Posted on Dec. 11, 2016 by Matthew Garbett
James Baldwin once referred to urban renewal as “negro removal.”
And nowhere was this more evident than in Atlanta. Entire African-American communities, from Summerhill to Buttermilk Bottoms to Lightning, were displaced for stadiums, civic centers, and highways.
Even public transportation got in on the act. Once a thriving, lower income business district serving predominantly African-Americans, the area around Five Points (much of which we now call Underground) was intentionally displaced: “This was no accident. In the minds of business leaders and city planners, rapid-rail would energize downtown redevelopment by eradicating a highly visible black working-class shopping district which, they believed, was a deterrent to upscale consumerism.”
Now the businesses are gone. And many of the buildings have been demolished, replaced by parking lots. We are the Pensacola Parking Syndrome writ large, but without the alliteration: “The Pensacola Parking Syndrome is a term of the trade used to describe a city that tears down its old buildings to create parking spaces to entice more people downtown, until people no longer want to go there because it has become an empty lot.”
A sea of asphalt, and destined to remain one if this rendering from WRS is a portent of the future. A castle of parking surrounded by a moat of parking decks. People do not visit because there is no there there. Just dead space.
Yet it is not the lack of “thereness” we blame for this area’s failure. It’s who’s there.
It’s these black faces. Leaving MARTA. Waiting for the bus. Going to work. Going to shop.
When the mayor says the developer wants “to control who has right of entry to their campus”, when Kwanza Hall says “Public access will not be exactly the same as it is today, but it will be cleaner, safer,” when comments sections are full of “Clear them all out,” who are they referring to except who is there now?
Instead of a vision for Downtown, we’re haunted by visions of who’s there. We’re not building a neighborhood as much as deciding who our neighbors are. Not in our homes, but on our very sidewalks.
Urban renewal remains negro removal. Now from our very streets, our public spaces themselves. I may not be able to afford Tiffany’s, but at least I have the right to use the city sidewalks of New York to walk past it. Not in the heart of the new Atlanta Downtown.
Urban renewal remains negro removal. And we need to call it by its name.
Be concerned, but do not be distracted, by the lack of public involvement that was specifically waived by this legislation. Injustice would not be less injust because the public knew.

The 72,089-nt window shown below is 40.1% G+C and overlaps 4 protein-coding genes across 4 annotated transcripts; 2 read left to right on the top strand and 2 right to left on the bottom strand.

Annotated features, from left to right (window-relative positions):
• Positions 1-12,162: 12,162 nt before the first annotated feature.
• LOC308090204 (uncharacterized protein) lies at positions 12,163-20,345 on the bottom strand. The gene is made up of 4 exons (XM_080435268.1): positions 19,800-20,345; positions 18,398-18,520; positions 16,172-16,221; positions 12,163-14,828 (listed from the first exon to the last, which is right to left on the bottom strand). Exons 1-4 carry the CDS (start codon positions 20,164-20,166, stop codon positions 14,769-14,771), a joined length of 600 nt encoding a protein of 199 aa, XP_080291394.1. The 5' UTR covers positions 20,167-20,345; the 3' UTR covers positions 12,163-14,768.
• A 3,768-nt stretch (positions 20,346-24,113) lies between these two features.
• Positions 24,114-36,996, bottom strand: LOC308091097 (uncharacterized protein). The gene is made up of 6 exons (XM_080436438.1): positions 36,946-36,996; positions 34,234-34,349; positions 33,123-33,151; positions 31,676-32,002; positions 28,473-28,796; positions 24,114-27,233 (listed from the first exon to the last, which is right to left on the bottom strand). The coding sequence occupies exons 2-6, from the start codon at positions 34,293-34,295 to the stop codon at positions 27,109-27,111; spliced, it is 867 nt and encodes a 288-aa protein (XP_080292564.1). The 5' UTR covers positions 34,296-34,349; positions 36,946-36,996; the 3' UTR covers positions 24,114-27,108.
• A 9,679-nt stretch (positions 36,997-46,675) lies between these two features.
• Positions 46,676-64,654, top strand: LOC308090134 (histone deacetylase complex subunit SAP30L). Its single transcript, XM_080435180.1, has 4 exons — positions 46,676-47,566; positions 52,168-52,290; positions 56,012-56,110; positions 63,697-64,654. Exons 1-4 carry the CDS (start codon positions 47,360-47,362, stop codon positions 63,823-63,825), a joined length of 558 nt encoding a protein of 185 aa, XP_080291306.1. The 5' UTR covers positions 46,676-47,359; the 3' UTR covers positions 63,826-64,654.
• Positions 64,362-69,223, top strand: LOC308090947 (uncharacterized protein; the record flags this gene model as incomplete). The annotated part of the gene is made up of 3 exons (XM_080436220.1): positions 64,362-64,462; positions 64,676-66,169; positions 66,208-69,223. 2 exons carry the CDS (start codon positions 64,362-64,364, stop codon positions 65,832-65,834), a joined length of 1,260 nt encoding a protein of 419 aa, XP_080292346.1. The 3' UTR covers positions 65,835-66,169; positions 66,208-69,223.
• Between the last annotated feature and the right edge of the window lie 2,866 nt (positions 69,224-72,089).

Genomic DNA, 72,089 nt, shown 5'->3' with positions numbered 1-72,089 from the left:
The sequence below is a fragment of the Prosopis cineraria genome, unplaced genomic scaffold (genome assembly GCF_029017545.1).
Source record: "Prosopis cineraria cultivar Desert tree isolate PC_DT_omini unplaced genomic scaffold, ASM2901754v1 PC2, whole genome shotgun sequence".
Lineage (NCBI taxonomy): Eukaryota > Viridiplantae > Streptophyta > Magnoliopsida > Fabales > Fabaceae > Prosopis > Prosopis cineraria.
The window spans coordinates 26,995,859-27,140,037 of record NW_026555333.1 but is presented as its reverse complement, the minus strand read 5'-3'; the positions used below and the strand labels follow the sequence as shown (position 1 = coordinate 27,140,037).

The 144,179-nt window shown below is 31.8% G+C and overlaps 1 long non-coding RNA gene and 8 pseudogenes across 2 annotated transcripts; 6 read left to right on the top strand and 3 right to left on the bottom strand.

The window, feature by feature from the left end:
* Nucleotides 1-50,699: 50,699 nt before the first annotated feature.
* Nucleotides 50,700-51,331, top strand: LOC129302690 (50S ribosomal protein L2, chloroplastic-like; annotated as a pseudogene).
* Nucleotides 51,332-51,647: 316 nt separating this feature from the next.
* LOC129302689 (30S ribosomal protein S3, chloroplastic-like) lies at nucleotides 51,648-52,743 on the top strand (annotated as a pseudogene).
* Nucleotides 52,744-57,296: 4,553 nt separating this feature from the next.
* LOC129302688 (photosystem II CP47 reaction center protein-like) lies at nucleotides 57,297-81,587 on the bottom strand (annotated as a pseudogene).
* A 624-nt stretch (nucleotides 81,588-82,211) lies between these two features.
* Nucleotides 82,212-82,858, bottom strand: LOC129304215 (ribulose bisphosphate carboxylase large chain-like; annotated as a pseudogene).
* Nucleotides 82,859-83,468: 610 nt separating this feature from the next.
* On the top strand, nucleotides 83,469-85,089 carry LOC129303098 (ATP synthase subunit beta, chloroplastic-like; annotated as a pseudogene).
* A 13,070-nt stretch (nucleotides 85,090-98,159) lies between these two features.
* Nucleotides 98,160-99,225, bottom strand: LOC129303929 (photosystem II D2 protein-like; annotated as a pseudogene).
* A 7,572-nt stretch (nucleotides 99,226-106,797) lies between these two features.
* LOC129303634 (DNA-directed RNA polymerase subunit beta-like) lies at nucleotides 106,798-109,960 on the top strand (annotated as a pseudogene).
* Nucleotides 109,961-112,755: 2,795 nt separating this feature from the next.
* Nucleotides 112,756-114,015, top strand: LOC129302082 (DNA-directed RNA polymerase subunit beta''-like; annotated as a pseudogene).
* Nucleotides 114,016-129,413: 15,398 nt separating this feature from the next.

Do not believe the false dichotomy that this was necessary for the deal and no one else was interested. We know plenty of people are waiting in the wings. And even if they weren’t, is this a price we’re willing to pay for investment? What does that say about our city? Our citizens? Our leaders?
Do not be confused by the developer’s insistence that they are not closing the streets to pedestrians. Of course they are not. But now they get to decide which pedestrians are there. The heart of Downtown, the connection between our largest mass transit hub and the center of our city and state governments… is now a gated community. That black hole that connects MARTA users to the city around it is now off limits.
Do not accept the bizarre claims about a city bridge and financing and opening and closing offered by Councilmen Hall. That we cannot close a street for repairs that the developer will close for a pedestrian plaza. The street cannot be closed before they open. So they can close it later. Or not. No one knows. That we cannot afford to repair the streets while dedicating millions to sports stadiums. Or that the developer will not ask for city financing for whatever street plan they come up with.
If that doesn’t make sense to you… don’t worry. It doesn’t make sense. Period.
The fundamental public space of a city is its streets and sidewalks. Even more than parks, this is the space that belongs to all of us. From the basic human need to get from point A to point B, to our rights to assemble and be in public space… these take place on our streets and sidewalks.
No private development is worth that forfeiture.
The council’s egregious legislation merely authorizes the mayor to transfer the streets. Let him know that this is not Atlanta. That this is not who we are.